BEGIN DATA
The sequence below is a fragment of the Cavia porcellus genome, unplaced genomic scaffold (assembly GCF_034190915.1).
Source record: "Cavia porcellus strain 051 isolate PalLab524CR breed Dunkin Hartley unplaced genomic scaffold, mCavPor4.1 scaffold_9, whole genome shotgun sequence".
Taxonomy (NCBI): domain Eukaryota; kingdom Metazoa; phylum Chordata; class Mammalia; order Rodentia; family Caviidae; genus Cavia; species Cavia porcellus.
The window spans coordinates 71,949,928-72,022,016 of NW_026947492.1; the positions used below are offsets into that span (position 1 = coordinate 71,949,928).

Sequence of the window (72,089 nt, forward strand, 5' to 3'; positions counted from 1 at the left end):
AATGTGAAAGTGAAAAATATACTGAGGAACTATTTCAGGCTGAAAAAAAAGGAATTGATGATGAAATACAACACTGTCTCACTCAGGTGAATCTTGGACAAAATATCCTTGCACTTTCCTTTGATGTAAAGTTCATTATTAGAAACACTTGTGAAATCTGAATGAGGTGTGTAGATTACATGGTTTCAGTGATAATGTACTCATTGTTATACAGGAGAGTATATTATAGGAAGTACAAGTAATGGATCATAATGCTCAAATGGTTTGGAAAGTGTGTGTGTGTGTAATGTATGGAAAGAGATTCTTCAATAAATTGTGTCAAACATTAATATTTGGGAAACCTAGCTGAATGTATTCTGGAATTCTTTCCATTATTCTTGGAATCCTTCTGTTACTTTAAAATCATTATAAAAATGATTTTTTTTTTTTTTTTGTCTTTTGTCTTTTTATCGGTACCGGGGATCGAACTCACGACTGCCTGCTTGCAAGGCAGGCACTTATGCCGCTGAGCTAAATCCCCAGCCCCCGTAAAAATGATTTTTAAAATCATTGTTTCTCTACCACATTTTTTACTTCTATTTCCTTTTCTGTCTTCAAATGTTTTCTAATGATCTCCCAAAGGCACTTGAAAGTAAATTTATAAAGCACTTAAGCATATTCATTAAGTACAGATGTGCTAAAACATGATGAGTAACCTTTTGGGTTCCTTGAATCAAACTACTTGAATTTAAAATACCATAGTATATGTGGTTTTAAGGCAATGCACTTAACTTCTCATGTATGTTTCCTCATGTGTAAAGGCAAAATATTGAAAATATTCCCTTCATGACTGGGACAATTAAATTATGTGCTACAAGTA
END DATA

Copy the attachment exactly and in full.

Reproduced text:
The sequence below is a fragment of the Cavia porcellus genome, unplaced genomic scaffold (assembly GCF_034190915.1).
Source record: "Cavia porcellus strain 051 isolate PalLab524CR breed Dunkin Hartley unplaced genomic scaffold, mCavPor4.1 scaffold_9, whole genome shotgun sequence".
Taxonomy (NCBI): domain Eukaryota; kingdom Metazoa; phylum Chordata; class Mammalia; order Rodentia; family Caviidae; genus Cavia; species Cavia porcellus.
The window spans coordinates 71,949,928-72,022,016 of NW_026947492.1; the positions used below are offsets into that span (position 1 = coordinate 71,949,928).

Sequence of the window (72,089 nt, forward strand, 5' to 3'; positions counted from 1 at the left end):
AATGTGAAAGTGAAAAATATACTGAGGAACTATTTCAGGCTGAAAAAAAAGGAATTGATGATGAAATACAACACTGTCTCACTCAGGTGAATCTTGGACAAAATATCCTTGCACTTTCCTTTGATGTAAAGTTCATTATTAGAAACACTTGTGAAATCTGAATGAGGTGTGTAGATTACATGGTTTCAGTGATAATGTACTCATTGTTATACAGGAGAGTATATTATAGGAAGTACAAGTAATGGATCATAATGCTCAAATGGTTTGGAAAGTGTGTGTGTGTGTAATGTATGGAAAGAGATTCTTCAATAAATTGTGTCAAACATTAATATTTGGGAAACCTAGCTGAATGTATTCTGGAATTCTTTCCATTATTCTTGGAATCCTTCTGTTACTTTAAAATCATTATAAAAATGATTTTTTTTTTTTTTTTGTCTTTTGTCTTTTTATCGGTACCGGGGATCGAACTCACGACTGCCTGCTTGCAAGGCAGGCACTTATGCCGCTGAGCTAAATCCCCAGCCCCCGTAAAAATGATTTTTAAAATCATTGTTTCTCTACCACATTTTTTACTTCTATTTCCTTTTCTGTCTTCAAATGTTTTCTAATGATCTCCCAAAGGCACTTGAAAGTAAATTTATAAAGCACTTAAGCATATTCATTAAGTACAGATGTGCTAAAACATGATGAGTAACCTTTTGGGTTCCTTGAATCAAACTACTTGAATTTAAAATACCATAGTATATGTGGTTTTAAGGCAATGCACTTAACTTCTCATGTATGTTTCCTCATGTGTAAAGGCAAAATATTGAAAATATTCCCTTCATGACTGGGACAATTAAATTATGTGCTACAAGTA